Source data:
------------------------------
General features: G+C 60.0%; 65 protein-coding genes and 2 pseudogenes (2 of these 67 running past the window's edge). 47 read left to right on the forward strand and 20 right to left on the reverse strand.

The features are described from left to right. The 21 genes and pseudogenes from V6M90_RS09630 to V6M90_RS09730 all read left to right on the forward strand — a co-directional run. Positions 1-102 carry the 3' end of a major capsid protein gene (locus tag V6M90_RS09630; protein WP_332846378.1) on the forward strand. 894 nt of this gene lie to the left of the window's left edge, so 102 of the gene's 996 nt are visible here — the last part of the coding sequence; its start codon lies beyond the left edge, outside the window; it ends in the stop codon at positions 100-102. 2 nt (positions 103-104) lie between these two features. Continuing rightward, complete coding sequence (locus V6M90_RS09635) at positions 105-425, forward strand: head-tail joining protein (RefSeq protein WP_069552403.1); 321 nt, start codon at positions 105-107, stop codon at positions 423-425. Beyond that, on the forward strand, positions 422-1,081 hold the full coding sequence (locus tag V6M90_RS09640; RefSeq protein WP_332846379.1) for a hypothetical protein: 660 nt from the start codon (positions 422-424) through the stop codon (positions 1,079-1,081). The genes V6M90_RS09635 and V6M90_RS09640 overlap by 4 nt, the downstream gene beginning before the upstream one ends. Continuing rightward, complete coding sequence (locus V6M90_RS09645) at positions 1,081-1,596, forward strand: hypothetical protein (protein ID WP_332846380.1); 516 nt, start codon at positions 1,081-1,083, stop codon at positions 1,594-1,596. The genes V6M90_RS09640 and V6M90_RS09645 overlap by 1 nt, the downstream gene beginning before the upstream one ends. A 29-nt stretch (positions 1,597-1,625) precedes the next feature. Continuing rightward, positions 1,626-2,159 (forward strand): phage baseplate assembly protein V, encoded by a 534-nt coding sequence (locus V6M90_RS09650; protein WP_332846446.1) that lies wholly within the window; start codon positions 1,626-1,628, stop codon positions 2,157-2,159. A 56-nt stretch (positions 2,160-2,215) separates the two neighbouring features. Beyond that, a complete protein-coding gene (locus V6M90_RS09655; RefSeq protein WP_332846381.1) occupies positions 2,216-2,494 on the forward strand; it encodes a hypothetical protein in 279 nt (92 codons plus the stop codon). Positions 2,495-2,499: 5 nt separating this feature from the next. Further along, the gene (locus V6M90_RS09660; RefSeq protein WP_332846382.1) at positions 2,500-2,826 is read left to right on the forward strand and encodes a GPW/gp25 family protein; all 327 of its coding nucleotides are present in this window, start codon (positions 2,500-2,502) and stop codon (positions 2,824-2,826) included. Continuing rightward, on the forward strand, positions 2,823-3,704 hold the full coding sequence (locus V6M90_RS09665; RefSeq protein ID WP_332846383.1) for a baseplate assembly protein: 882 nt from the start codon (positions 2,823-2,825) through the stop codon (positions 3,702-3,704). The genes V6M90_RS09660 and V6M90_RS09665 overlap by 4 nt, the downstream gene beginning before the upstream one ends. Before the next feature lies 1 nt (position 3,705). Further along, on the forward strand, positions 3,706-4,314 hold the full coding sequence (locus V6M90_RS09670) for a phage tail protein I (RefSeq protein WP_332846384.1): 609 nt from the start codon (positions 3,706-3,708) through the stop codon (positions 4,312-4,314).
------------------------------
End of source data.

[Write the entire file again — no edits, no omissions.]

General features: G+C 60.0%; 65 protein-coding genes and 2 pseudogenes (2 of these 67 running past the window's edge). 47 read left to right on the forward strand and 20 right to left on the reverse strand.

The features are described from left to right. The 21 genes and pseudogenes from V6M90_RS09630 to V6M90_RS09730 all read left to right on the forward strand — a co-directional run. Positions 1-102 carry the 3' end of a major capsid protein gene (locus tag V6M90_RS09630; protein WP_332846378.1) on the forward strand. 894 nt of this gene lie to the left of the window's left edge, so 102 of the gene's 996 nt are visible here — the last part of the coding sequence; its start codon lies beyond the left edge, outside the window; it ends in the stop codon at positions 100-102. 2 nt (positions 103-104) lie between these two features. Continuing rightward, complete coding sequence (locus V6M90_RS09635) at positions 105-425, forward strand: head-tail joining protein (RefSeq protein WP_069552403.1); 321 nt, start codon at positions 105-107, stop codon at positions 423-425. Beyond that, on the forward strand, positions 422-1,081 hold the full coding sequence (locus tag V6M90_RS09640; RefSeq protein WP_332846379.1) for a hypothetical protein: 660 nt from the start codon (positions 422-424) through the stop codon (positions 1,079-1,081). The genes V6M90_RS09635 and V6M90_RS09640 overlap by 4 nt, the downstream gene beginning before the upstream one ends. Continuing rightward, complete coding sequence (locus V6M90_RS09645) at positions 1,081-1,596, forward strand: hypothetical protein (protein ID WP_332846380.1); 516 nt, start codon at positions 1,081-1,083, stop codon at positions 1,594-1,596. The genes V6M90_RS09640 and V6M90_RS09645 overlap by 1 nt, the downstream gene beginning before the upstream one ends. A 29-nt stretch (positions 1,597-1,625) precedes the next feature. Continuing rightward, positions 1,626-2,159 (forward strand): phage baseplate assembly protein V, encoded by a 534-nt coding sequence (locus V6M90_RS09650; protein WP_332846446.1) that lies wholly within the window; start codon positions 1,626-1,628, stop codon positions 2,157-2,159. A 56-nt stretch (positions 2,160-2,215) separates the two neighbouring features. Beyond that, a complete protein-coding gene (locus V6M90_RS09655; RefSeq protein WP_332846381.1) occupies positions 2,216-2,494 on the forward strand; it encodes a hypothetical protein in 279 nt (92 codons plus the stop codon). Positions 2,495-2,499: 5 nt separating this feature from the next. Further along, the gene (locus V6M90_RS09660; RefSeq protein WP_332846382.1) at positions 2,500-2,826 is read left to right on the forward strand and encodes a GPW/gp25 family protein; all 327 of its coding nucleotides are present in this window, start codon (positions 2,500-2,502) and stop codon (positions 2,824-2,826) included. Continuing rightward, on the forward strand, positions 2,823-3,704 hold the full coding sequence (locus V6M90_RS09665; RefSeq protein ID WP_332846383.1) for a baseplate assembly protein: 882 nt from the start codon (positions 2,823-2,825) through the stop codon (positions 3,702-3,704). The genes V6M90_RS09660 and V6M90_RS09665 overlap by 4 nt, the downstream gene beginning before the upstream one ends. Before the next feature lies 1 nt (position 3,705). Further along, on the forward strand, positions 3,706-4,314 hold the full coding sequence (locus V6M90_RS09670) for a phage tail protein I (RefSeq protein WP_332846384.1): 609 nt from the start codon (positions 3,706-3,708) through the stop codon (positions 4,312-4,314).